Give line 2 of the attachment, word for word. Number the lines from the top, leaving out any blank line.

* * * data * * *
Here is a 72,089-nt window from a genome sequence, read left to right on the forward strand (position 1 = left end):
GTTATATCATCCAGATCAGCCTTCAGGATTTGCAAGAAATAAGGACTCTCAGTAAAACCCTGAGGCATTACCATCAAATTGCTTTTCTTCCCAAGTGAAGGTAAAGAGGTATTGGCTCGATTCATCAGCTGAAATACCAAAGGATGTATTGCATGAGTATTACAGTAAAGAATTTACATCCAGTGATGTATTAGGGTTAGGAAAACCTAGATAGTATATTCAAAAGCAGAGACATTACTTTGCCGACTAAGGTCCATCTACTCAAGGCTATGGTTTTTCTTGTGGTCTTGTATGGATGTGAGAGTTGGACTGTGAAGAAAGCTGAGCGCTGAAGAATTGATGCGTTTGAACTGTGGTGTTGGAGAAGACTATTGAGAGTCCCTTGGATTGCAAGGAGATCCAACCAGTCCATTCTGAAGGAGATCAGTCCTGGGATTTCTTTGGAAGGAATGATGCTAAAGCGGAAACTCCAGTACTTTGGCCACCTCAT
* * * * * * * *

GTTATATCATCCAGATCAGCCTTCAGGATTTGCAAGAAATAAGGACTCTCAGTAAAACCCTGAGGCATTACCATCAAATTGCTTTTCTTCCCAAGTGAAGGTAAAGAGGTATTGGCTCGATTCATCAGCTGAAATACCAAAGGATGTATTGCATGAGTATTACAGTAAAGAATTTACATCCAGTGATGTATTAGGGTTAGGAAAACCTAGATAGTATATTCAAAAGCAGAGACATTACTTTGCCGACTAAGGTCCATCTACTCAAGGCTATGGTTTTTCTTGTGGTCTTGTATGGATGTGAGAGTTGGACTGTGAAGAAAGCTGAGCGCTGAAGAATTGATGCGTTTGAACTGTGGTGTTGGAGAAGACTATTGAGAGTCCCTTGGATTGCAAGGAGATCCAACCAGTCCATTCTGAAGGAGATCAGTCCTGGGATTTCTTTGGAAGGAATGATGCTAAAGCGGAAACTCCAGTACTTTGGCCACCTCAT